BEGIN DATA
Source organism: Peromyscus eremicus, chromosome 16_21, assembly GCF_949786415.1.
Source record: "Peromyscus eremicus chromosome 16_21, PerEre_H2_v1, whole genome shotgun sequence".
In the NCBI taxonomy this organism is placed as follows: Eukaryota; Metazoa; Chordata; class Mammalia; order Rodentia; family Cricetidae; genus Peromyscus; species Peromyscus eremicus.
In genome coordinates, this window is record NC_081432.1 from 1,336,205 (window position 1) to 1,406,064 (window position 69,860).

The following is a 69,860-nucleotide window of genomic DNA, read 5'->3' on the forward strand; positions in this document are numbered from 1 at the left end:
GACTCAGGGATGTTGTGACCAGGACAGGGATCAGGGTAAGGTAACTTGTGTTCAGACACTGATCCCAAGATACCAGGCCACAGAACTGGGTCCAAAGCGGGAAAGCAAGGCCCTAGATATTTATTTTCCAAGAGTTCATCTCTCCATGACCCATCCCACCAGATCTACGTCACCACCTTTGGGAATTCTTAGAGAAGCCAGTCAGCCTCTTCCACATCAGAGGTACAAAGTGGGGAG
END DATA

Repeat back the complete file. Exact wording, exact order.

Source organism: Peromyscus eremicus, chromosome 16_21, assembly GCF_949786415.1.
Source record: "Peromyscus eremicus chromosome 16_21, PerEre_H2_v1, whole genome shotgun sequence".
In the NCBI taxonomy this organism is placed as follows: Eukaryota; Metazoa; Chordata; class Mammalia; order Rodentia; family Cricetidae; genus Peromyscus; species Peromyscus eremicus.
In genome coordinates, this window is record NC_081432.1 from 1,336,205 (window position 1) to 1,406,064 (window position 69,860).

The following is a 69,860-nucleotide window of genomic DNA, read 5'->3' on the forward strand; positions in this document are numbered from 1 at the left end:
GACTCAGGGATGTTGTGACCAGGACAGGGATCAGGGTAAGGTAACTTGTGTTCAGACACTGATCCCAAGATACCAGGCCACAGAACTGGGTCCAAAGCGGGAAAGCAAGGCCCTAGATATTTATTTTCCAAGAGTTCATCTCTCCATGACCCATCCCACCAGATCTACGTCACCACCTTTGGGAATTCTTAGAGAAGCCAGTCAGCCTCTTCCACATCAGAGGTACAAAGTGGGGAG